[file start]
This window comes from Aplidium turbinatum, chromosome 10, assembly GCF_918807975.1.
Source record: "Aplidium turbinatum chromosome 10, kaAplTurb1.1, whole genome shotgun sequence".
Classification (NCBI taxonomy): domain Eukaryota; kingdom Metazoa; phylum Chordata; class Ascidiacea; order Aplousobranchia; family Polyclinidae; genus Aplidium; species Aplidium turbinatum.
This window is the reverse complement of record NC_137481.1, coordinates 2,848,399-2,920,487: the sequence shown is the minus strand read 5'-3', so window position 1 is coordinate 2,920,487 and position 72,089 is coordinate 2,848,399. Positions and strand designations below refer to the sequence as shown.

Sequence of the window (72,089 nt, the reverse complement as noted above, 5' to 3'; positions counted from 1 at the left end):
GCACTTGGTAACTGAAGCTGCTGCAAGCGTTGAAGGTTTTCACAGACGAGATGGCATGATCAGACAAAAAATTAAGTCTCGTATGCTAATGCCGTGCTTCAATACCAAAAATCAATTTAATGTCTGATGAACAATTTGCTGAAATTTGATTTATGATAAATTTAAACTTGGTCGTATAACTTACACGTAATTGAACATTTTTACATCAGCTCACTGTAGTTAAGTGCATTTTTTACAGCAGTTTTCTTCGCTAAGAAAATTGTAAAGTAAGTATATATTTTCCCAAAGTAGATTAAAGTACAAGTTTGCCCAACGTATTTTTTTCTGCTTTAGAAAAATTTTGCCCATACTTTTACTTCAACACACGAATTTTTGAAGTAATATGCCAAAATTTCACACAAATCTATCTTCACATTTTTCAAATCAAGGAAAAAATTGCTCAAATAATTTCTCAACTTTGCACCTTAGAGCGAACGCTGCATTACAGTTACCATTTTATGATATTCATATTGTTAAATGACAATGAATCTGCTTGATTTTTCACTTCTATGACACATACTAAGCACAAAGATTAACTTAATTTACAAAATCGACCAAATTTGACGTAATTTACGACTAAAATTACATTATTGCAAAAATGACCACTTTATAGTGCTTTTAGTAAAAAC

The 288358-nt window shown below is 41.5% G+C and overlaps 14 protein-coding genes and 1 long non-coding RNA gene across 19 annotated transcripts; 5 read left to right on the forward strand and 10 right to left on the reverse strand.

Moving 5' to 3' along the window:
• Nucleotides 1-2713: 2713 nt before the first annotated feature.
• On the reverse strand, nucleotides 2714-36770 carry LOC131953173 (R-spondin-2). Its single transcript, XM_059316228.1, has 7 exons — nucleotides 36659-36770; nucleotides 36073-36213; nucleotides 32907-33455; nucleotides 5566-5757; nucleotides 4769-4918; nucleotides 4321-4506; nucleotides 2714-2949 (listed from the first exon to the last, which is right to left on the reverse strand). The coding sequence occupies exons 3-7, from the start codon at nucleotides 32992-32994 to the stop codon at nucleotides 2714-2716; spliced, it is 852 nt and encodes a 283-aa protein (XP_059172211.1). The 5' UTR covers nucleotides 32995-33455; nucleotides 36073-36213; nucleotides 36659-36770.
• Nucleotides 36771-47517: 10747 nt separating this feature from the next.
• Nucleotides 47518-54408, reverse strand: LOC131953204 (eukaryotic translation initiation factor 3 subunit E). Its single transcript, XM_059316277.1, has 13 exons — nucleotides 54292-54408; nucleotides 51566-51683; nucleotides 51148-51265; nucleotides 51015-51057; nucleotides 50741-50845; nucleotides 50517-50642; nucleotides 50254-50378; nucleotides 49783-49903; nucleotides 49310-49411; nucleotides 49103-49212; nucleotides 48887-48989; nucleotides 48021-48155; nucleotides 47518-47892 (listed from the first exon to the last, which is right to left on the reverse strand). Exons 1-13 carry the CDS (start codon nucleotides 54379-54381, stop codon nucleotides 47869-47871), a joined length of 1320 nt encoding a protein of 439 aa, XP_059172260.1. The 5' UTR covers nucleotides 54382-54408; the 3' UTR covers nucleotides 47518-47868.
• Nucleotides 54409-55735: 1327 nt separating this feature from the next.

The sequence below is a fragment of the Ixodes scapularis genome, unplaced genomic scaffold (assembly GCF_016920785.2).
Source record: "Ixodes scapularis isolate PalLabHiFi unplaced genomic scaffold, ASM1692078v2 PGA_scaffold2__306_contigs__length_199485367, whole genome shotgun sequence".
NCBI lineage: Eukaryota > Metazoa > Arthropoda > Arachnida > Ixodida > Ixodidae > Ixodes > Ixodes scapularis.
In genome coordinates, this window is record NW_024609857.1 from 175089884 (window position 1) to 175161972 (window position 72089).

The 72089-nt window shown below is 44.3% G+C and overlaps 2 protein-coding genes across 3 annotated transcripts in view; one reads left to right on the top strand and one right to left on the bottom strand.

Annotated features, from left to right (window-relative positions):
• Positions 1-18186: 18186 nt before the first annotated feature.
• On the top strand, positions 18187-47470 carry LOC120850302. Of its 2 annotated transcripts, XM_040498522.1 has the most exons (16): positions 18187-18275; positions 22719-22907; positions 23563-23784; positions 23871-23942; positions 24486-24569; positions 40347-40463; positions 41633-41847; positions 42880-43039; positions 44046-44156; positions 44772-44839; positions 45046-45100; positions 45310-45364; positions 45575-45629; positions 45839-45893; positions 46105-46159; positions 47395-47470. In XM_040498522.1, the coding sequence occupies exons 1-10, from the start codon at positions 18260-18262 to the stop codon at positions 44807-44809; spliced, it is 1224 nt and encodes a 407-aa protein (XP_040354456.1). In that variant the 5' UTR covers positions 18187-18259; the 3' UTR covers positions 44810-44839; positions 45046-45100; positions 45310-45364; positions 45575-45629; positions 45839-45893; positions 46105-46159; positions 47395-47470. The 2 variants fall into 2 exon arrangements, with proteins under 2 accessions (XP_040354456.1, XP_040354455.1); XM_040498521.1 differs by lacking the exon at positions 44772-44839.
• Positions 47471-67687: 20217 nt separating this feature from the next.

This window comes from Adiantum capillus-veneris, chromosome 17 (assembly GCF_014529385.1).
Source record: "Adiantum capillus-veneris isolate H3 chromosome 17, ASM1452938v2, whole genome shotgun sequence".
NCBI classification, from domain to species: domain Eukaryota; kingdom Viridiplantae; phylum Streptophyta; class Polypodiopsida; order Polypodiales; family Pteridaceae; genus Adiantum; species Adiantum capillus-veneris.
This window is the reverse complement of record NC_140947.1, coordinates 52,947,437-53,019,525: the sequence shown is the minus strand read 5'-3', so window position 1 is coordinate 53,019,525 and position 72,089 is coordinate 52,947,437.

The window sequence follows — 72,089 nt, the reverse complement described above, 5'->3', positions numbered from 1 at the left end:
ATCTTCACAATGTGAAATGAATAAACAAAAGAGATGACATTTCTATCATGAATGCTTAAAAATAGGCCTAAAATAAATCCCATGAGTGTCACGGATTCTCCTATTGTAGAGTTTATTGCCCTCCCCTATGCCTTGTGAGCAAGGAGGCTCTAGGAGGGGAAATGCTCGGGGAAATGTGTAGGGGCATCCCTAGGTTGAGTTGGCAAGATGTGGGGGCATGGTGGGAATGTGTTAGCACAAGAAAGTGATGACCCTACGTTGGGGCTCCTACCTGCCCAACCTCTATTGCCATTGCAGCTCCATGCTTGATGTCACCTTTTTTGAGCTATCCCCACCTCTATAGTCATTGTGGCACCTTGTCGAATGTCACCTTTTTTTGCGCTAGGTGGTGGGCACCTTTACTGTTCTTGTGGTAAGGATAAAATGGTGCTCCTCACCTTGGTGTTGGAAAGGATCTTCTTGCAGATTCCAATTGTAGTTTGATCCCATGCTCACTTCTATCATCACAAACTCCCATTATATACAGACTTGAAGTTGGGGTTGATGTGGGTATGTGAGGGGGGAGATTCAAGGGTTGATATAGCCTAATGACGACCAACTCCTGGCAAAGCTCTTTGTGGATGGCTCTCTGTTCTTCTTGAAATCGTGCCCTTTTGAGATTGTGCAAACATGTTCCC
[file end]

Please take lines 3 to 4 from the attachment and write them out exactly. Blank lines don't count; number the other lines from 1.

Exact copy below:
Classification (NCBI taxonomy): domain Eukaryota; kingdom Metazoa; phylum Chordata; class Ascidiacea; order Aplousobranchia; family Polyclinidae; genus Aplidium; species Aplidium turbinatum.
This window is the reverse complement of record NC_137481.1, coordinates 2,848,399-2,920,487: the sequence shown is the minus strand read 5'-3', so window position 1 is coordinate 2,920,487 and position 72,089 is coordinate 2,848,399. Positions and strand designations below refer to the sequence as shown.